93. When my wife and her then-boyfriend were living in TB’s mother’s basement in the late 60s, his mother was curious about the kind of music they played down there, so she asked him to bring up a record that she might enjoy. They brought one of their favorite Dylan singles (I don’t know which one). She listened to it carefully and then said, “Well, it’s a very fine song. But don’t you think it would be better if someone else had sung it?”

    When Gale told me this story, I told her I agreed with TB’s mother. Fortunately she had known me long enough by then not to kick me out of the house over it.

  94. My wife agrees with you and TB’s mother.

  95. “Neither MITT SMOKES nor BARACK SMOKES” strikes me as a register clash. That kind of vocal stress for emphasis and “neither…nor” just don’t go together in the same register, for me.

    I do get the impression that with a lot of these examples, whether we find them acceptable depends on the context we imagine (which includes register, since register relates to context).

  96. My wife agrees with you and TB’s mother.

    Well, mine doesn’t. The greatest, most expressive voice in the history of the world and you see what the poor man has to put up with. Still.

  97. I input “Is there a doctor in the house?” and got:

    There is.

    It is time for a heart check.

    There is a doctor in the house.

    We are going to be late.

    What is the time?

    We are going to be late.

    What time is it?

    We are going to be late.

    How long is it before the concert starts?

    We will be late.

    How long is it before the concert starts?

    The concert starts.

    When the concert starts, we are going to be late.

    We are going to be late.

    What time is it?

    We are going to be late.

    How long is it before the concert starts?

    The concert starts.

    When the concert starts, we are going to be late.

    We are going to be late.

    We are going to be late.

    We are

  98. Sounds like a mashup of Beckett and TS Eliot.

  99. It’s acceptable to leave out the first “smokes” in the original sentence, “Neither Mitt nor Barack smokes” or “Mitt does not smoke, nor does Barack”. Linking a repeated verb with “nor” is clumsy and grates on my sensitive ears. OED on “nor”:
    II. In senses of neither.
    5. And —— not; neither. In later use normally with inversion of subject and verb.
    Categories »

    a. Following an affirmative clause, or in continuing narration. Now chiefly poetic.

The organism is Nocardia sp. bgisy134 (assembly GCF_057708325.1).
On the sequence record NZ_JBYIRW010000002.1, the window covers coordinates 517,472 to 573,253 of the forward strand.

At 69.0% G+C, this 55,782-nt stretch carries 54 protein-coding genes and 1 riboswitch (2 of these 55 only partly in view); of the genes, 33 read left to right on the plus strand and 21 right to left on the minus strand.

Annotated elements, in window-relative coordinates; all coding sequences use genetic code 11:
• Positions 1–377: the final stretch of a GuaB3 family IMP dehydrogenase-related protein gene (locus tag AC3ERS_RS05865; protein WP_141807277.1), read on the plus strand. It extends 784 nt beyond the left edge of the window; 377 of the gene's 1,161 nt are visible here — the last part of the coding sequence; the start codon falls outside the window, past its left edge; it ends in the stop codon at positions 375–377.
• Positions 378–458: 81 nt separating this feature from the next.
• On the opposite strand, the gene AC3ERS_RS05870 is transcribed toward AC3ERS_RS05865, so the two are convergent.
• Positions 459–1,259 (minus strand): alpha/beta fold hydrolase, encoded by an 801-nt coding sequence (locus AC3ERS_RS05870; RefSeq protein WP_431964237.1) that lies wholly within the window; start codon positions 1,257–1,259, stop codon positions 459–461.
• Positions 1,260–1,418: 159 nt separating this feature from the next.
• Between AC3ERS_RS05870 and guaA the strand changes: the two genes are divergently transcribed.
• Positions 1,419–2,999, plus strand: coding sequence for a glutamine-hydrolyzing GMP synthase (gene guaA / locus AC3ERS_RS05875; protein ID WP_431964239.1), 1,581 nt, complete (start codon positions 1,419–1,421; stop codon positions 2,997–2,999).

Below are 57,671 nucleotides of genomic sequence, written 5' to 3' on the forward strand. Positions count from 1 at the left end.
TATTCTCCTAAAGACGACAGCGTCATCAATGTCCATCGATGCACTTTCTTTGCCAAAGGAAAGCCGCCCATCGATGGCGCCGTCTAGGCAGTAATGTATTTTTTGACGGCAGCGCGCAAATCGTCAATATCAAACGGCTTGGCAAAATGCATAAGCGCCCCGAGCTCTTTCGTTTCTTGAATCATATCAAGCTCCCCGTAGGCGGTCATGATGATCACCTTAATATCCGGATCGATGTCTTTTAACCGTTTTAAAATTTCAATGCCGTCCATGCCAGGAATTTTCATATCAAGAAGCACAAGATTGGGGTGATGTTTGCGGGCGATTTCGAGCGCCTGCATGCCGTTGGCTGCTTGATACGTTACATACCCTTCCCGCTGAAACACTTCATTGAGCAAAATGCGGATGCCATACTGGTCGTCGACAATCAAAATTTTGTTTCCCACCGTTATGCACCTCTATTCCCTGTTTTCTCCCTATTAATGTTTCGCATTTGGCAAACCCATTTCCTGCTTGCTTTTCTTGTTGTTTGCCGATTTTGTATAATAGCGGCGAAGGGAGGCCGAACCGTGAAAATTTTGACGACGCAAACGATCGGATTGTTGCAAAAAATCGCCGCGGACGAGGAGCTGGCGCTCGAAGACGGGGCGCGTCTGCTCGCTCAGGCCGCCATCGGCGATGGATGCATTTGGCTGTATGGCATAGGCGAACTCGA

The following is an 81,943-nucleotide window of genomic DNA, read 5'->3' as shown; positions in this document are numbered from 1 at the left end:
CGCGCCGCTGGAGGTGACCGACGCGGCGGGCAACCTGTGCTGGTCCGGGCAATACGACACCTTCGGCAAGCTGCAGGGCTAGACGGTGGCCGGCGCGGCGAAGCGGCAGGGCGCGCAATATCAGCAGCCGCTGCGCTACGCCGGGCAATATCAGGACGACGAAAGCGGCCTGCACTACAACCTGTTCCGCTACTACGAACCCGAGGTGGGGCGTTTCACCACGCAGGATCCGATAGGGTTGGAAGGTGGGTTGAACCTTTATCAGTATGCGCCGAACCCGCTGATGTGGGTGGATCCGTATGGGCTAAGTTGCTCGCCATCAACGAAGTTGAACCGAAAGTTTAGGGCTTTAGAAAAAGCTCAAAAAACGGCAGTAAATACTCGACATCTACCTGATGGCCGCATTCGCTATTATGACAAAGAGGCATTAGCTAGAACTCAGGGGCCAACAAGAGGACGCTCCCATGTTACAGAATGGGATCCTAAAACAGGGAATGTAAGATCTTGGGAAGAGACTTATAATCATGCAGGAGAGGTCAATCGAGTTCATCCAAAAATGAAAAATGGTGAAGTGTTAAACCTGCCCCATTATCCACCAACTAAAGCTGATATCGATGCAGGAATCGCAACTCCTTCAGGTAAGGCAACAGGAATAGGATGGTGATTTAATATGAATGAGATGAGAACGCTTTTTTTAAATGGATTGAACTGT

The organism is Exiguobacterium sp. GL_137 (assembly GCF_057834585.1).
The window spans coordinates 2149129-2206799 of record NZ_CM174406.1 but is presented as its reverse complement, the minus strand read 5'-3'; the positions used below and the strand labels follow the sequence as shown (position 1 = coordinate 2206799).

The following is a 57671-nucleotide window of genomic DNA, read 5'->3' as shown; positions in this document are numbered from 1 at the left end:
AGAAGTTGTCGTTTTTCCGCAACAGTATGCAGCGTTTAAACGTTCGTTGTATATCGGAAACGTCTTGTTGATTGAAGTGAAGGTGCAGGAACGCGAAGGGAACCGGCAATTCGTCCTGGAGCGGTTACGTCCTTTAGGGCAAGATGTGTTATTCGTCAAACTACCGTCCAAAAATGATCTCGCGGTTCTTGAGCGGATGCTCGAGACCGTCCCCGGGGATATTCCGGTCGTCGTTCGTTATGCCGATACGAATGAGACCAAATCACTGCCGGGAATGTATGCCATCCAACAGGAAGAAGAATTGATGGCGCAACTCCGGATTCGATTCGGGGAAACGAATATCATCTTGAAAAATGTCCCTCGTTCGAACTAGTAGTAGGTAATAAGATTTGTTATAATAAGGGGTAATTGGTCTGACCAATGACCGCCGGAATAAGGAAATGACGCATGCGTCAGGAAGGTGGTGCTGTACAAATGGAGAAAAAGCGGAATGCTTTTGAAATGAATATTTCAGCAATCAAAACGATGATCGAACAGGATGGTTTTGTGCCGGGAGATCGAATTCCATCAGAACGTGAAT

100. I did the obvious thing and seeded TTT with “neither Mitt nor Barack smokes”, and the results look quite coherent— but driven mostly by the associations those particular names have in the training data (which seem to include an association between smoking and cannabis):

    Neither Mitt smokes nor Barack smokes.”

    “You can’t really make a big deal about it. We don’t have any records that show that either one of them has smoked pot,” said Rick Santorum, a former Pennsylvania senator who is an outspoken opponent of marijuana legalization.

    “He’s a law-abiding citizen. I think people need to take that into consideration. He’s been very honest about that. He said, ‘I’ve been honest in my personal life. I’ve been honest about my business career.’ ”

    The Romney campaign did not respond to a request for comment.

    A campaign spokesman said Friday that the candidate is “in favor of the use of medical marijuana.”

    “Mitt Romney has been consistent on this issue, voting for and advocating for the expansion of research into marijuana as a possible treatment for a variety of ailments,” the spokesman said.

    Romney is a vocal opponent of the D.C. budget rider that allows for states…

    Changing the names to generic Alex and Bertie (I’ll refrain from my usual grumbling about the pointlessly gendered Alice and Bob) stops the pot association from coming up:

    Neither Alex smokes nor Bertie smokes. I have never seen the pair in the same room. And I’ve only heard Bertie whisper a word in Alex’s ear, and he’s never spoken to him at all. Alex does not drink. He doesn’t even take vitamins. He’s got very bad asthma. He’s not going to die.

    I can’t imagine how Bertie can be so proud of a boy as his own son when he does so little.

    But Bertie is a proud man. And that’s all I want from my family. And it’s that pride that I want from Alex.

    *This is an edited extract from Alex’s new book, ‘No More Mr Nice Guy: How I Lost 30 Weight In 3 Months’.